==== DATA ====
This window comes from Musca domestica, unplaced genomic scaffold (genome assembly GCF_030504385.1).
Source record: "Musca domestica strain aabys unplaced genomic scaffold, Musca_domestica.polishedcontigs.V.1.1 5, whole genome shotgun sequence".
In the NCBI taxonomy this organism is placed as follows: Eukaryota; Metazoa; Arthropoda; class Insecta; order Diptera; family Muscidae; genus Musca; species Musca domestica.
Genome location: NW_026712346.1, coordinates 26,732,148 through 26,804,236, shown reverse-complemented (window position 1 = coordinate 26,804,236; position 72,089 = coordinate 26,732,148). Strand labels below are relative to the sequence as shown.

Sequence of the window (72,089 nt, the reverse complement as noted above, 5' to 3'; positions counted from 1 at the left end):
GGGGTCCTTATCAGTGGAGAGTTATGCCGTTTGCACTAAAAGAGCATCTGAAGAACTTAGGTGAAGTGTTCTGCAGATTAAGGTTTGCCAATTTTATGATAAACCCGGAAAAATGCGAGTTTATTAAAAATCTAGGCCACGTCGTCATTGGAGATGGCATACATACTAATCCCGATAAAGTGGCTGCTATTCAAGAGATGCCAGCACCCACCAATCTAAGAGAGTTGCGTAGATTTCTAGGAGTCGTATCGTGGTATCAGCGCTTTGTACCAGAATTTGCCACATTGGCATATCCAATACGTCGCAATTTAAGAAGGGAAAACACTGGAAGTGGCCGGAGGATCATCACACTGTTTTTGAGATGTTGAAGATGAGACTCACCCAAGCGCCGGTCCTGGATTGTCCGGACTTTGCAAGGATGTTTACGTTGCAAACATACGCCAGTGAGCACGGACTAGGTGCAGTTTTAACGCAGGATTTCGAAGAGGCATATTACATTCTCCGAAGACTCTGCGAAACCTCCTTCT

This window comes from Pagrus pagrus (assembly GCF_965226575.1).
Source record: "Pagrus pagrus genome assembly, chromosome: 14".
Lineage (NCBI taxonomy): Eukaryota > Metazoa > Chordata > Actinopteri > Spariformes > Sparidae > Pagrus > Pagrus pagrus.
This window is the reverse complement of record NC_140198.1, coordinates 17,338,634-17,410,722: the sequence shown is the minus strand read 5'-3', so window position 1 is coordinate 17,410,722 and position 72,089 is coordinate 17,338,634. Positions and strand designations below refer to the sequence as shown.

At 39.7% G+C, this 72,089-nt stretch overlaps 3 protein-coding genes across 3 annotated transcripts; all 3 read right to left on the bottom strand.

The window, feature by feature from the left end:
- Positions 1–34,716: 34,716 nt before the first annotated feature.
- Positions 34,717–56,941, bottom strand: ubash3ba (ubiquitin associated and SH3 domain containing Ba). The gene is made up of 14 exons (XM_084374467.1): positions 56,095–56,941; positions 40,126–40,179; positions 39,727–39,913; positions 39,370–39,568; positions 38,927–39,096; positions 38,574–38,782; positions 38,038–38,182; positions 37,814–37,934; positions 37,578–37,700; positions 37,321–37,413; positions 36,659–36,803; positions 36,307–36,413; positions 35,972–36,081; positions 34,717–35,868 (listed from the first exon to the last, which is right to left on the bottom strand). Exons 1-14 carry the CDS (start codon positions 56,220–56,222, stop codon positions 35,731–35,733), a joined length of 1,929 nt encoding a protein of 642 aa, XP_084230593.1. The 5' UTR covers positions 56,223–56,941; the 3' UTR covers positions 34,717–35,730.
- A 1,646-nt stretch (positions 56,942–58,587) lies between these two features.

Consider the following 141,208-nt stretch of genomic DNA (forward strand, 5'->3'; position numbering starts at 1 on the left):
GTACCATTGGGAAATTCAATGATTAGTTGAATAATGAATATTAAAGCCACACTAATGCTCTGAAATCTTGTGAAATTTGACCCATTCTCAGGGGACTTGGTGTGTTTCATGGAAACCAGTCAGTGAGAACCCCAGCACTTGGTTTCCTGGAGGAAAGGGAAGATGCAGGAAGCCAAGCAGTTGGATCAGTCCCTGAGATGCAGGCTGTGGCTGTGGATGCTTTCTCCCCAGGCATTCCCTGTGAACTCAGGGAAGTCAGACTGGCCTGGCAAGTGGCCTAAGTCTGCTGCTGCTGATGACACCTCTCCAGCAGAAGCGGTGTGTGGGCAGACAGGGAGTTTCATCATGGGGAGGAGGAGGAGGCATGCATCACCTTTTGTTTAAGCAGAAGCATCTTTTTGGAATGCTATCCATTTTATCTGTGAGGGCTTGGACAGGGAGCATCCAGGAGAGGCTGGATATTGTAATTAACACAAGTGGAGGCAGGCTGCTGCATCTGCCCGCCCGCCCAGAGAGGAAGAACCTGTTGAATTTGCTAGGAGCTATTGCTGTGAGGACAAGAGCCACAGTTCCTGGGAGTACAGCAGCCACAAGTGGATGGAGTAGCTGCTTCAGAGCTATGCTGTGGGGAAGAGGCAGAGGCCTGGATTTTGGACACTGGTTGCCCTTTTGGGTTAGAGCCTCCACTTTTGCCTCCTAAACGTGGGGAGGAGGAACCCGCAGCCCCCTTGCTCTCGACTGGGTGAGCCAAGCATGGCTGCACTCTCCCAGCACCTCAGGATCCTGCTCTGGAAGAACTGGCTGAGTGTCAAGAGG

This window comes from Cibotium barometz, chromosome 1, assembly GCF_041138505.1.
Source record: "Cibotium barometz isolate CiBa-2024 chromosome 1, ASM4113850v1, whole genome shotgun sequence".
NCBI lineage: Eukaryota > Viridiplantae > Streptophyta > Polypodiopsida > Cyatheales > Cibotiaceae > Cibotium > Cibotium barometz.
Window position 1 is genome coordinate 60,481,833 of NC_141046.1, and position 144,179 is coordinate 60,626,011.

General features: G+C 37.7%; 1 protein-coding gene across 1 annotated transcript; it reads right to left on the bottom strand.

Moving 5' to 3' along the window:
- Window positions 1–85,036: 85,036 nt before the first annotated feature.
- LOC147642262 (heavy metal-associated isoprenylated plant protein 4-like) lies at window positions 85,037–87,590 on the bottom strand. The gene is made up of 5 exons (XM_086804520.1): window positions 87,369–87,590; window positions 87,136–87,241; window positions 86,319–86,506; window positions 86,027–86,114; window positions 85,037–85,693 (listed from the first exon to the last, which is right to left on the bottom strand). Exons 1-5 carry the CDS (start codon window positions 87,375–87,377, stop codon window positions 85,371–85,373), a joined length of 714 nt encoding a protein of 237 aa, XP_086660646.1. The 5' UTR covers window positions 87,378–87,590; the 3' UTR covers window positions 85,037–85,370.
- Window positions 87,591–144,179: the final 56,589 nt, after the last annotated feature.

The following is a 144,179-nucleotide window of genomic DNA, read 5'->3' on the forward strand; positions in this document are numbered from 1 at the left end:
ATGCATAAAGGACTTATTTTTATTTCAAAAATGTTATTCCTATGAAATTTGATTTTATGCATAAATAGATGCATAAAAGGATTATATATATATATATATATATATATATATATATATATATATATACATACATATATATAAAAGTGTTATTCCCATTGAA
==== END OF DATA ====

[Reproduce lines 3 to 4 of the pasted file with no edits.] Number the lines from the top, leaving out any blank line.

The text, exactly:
In the NCBI taxonomy this organism is placed as follows: Eukaryota; Metazoa; Arthropoda; class Insecta; order Diptera; family Muscidae; genus Musca; species Musca domestica.
Genome location: NW_026712346.1, coordinates 26,732,148 through 26,804,236, shown reverse-complemented (window position 1 = coordinate 26,804,236; position 72,089 = coordinate 26,732,148). Strand labels below are relative to the sequence as shown.